tied, or attached by pieces of tape, or parchment, or paper glued on.
In other cases india-rubber bands are useful. Again, bits of wood, or
sticks and wires, are the things useful. A bed of wax is generally a
sure guard. It is best to do this with great care, and not impatiently
rely on holding the pieces together with the fingers till they stick.
This is often the most difficult part of the whole operation; therefore
it should be done well and deliberately. And here it may be remarked
that, as in surgery, the most complicated cases of fracture may be
studied out and adjusted; for which reason I dare say that skilful
surgeons would be good menders of crockery, just as good astronomers
are always good riflemen.

When the broken pieces are adjusted and all is dry, there remain
the chips, hollows, ragged edges, and “hairs,” as the French call
them, or lines of juncture, to be filled and smoothed. This is done
with the cement which you employ, according to the quality of the
material, either plaster and gum-arabic, silicate and whiting, or
powdered chalk. Some experts succeed with white of an egg and finely
powdered quicklime, which holds firmly, but which requires practice to
amalgamate. Fill the cavities carefully, pressing the cement well in,
as the Romans did, with a stick or point. When all is smooth, paint
over the blank spaces and varnish with Sohnée, No. 3, or with a slight
coating of silicate. Fine copal varnish is rather tougher or less
brittle.

The most thorough process of all is to unite the fragments with a
vitreous or metallic _flux_, such as the silicate--there are several of
these--and then have the work baked or fired. It can then be painted
with porcelain colours under glaze, and fired again. As this is very
delicate, difficult, and expensive, few amateurs will care to try
it. It is, however, perfect, and by means of it the most complete
reparation can be effected. The Japanese do this simply with the
blow-pipe, by means of which they fix enamel powders even on wood. This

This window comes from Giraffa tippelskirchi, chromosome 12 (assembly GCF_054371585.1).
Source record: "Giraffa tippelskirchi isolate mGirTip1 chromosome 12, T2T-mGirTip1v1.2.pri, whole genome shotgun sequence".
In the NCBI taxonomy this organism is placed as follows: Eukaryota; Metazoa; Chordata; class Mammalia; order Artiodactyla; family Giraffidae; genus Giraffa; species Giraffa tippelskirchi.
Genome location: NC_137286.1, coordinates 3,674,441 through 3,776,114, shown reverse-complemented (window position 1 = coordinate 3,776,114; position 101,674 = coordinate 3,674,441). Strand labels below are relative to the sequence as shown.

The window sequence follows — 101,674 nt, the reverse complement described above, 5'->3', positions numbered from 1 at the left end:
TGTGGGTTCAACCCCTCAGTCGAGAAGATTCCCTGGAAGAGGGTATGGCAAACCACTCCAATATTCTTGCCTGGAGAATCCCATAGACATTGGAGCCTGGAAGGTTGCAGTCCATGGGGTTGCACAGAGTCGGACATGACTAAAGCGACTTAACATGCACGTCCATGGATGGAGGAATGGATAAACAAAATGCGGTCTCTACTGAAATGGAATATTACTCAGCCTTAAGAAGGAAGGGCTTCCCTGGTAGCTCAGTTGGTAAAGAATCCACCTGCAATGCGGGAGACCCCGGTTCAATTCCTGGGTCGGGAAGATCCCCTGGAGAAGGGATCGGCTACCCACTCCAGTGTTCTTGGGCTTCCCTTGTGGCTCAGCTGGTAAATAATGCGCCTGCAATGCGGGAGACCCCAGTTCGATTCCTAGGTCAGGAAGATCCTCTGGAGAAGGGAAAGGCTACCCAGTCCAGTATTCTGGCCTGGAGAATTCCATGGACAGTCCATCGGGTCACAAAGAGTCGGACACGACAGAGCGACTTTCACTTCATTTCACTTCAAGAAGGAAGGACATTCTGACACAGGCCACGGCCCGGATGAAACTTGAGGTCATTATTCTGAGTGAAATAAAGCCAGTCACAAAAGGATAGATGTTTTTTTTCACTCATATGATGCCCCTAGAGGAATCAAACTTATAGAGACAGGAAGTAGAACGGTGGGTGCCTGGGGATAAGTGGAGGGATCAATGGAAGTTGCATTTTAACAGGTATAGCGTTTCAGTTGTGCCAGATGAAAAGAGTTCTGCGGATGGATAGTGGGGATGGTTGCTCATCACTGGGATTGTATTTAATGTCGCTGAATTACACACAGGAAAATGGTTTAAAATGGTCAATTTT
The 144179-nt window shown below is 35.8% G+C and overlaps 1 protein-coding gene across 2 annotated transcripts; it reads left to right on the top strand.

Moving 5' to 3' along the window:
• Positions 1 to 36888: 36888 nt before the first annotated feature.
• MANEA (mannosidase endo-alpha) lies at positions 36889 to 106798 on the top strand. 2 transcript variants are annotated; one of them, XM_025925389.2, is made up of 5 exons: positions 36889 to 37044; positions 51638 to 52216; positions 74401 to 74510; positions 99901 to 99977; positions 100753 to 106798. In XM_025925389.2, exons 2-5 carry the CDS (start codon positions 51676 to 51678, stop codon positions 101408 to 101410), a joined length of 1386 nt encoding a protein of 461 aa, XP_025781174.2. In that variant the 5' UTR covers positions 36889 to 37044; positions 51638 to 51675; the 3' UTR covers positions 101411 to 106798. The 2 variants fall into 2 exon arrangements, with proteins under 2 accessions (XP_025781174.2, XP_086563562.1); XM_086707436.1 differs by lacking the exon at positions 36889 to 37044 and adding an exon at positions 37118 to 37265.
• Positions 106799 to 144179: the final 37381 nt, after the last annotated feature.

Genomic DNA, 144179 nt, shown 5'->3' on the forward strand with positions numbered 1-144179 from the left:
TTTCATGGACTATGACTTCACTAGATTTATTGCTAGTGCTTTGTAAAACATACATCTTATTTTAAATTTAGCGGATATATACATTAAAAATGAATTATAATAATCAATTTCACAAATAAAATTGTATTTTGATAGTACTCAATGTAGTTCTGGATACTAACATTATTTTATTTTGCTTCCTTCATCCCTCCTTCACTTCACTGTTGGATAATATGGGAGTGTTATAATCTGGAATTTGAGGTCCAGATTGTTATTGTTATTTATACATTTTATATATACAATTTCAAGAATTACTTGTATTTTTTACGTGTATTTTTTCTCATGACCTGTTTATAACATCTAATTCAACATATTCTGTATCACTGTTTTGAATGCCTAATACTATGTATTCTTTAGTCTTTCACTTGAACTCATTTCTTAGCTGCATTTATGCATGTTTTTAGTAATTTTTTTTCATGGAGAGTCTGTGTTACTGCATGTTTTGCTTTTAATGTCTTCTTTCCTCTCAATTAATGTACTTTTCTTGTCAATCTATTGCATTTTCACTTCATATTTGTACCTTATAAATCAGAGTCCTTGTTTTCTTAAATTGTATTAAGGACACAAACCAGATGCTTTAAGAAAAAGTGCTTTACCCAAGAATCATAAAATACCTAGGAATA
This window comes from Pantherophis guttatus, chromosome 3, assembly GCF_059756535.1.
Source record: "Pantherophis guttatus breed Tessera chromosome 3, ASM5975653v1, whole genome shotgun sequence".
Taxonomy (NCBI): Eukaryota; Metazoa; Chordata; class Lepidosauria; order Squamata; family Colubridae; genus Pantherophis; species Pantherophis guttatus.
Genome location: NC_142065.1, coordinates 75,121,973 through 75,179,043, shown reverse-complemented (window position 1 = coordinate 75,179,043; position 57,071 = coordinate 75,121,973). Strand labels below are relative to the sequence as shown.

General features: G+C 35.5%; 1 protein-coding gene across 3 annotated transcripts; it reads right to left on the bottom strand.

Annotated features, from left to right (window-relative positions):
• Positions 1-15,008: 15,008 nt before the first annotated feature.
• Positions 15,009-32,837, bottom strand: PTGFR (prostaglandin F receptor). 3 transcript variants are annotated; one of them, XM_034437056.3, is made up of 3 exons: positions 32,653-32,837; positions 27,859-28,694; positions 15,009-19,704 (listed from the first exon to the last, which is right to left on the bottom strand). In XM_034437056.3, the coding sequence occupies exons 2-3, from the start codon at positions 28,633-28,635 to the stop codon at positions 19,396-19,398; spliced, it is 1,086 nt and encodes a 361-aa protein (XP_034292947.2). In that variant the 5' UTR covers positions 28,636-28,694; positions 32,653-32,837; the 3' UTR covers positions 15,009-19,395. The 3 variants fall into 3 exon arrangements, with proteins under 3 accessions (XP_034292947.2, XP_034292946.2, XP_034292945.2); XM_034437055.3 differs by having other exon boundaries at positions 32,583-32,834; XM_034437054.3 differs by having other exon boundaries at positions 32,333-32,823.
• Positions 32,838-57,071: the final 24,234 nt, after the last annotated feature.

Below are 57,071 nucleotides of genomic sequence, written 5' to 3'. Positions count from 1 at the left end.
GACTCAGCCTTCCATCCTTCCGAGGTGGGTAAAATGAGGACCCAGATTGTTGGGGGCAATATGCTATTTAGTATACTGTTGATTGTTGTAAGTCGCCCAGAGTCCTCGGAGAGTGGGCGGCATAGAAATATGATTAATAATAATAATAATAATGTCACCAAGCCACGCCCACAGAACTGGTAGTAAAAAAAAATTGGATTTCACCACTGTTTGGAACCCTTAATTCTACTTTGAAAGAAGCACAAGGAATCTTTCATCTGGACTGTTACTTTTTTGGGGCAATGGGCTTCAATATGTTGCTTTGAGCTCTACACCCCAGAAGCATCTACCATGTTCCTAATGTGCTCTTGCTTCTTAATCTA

use of the pipe is also difficult, but the ancient Romans are said to
have employed the process with most minor work. As a thread of glass
will melt in a candle, and as fine-glass powder is equally fusible, it
can be understood that under the flame of a blow-pipe the latter can
often be melted so as to avail in restoration.

CROCKERY, OR FAÏENCE, AND PORCELAIN.--“Crockery,” by which we commonly
understand such ware as that of the blue willow plates, is far
superior to terra-cotta, since its _core_ or basis is thin, and very
hard, and its gloss of a different description, and more incorporated
with the body; or it is of a single superior body.

PORCELAIN differs entirely from the other two kinds of fictile ware,
being an elaborate mineralogical compound, its base being _kaolin_,
a friable, white, earthy substance, requiring great care in its
preparation, and _petunse_, or feldspar, which is united with the
_kaolin_. The result is a very delicate and beautiful diaphanous
ware, or one through which light passes to a limited degree. Both
crockery and porcelain are far more difficult to mend, owing to the
impossibility--particularly with the latter--of making fractures
disappear.

The first and most simple process of mending both kinds of ware is
to make small holes with a drill along the edges of the fracture,
and then, adjusting the fragments, bind them together with wire. M.
RIS-PAQUOT claims that “the honour of this discovery belongs properly
to a humble and modest workman named DELILLE, of the little village of
Montjoye, in Normandy.” But the archæologist will say of this claim,
as the English judge did of a similar one, that the plaintiff might as
well apply for a patent for having discovered the art of mixing brandy
with water, since there was probably never yet a savage who had wire,
or even string, who did not know enough to mend broken calabashes,
jars, and pipes by this solid method of sewing. From the time when
large earthen punch-bowls were first used in Europe, we find them
mended with silver wire. It is needless to devote whole pages with
illustrations, as M. RIS-PAQUOT has done, to show how to effect such
mending. The holes are made with either a bore or hand drill, such as
can be bought in every tool shop. If the reader will obtain one and
experiment with it on any penny plate or broken fragment, he will soon
master all the mystery. The wire is made fast by a turn with a pair of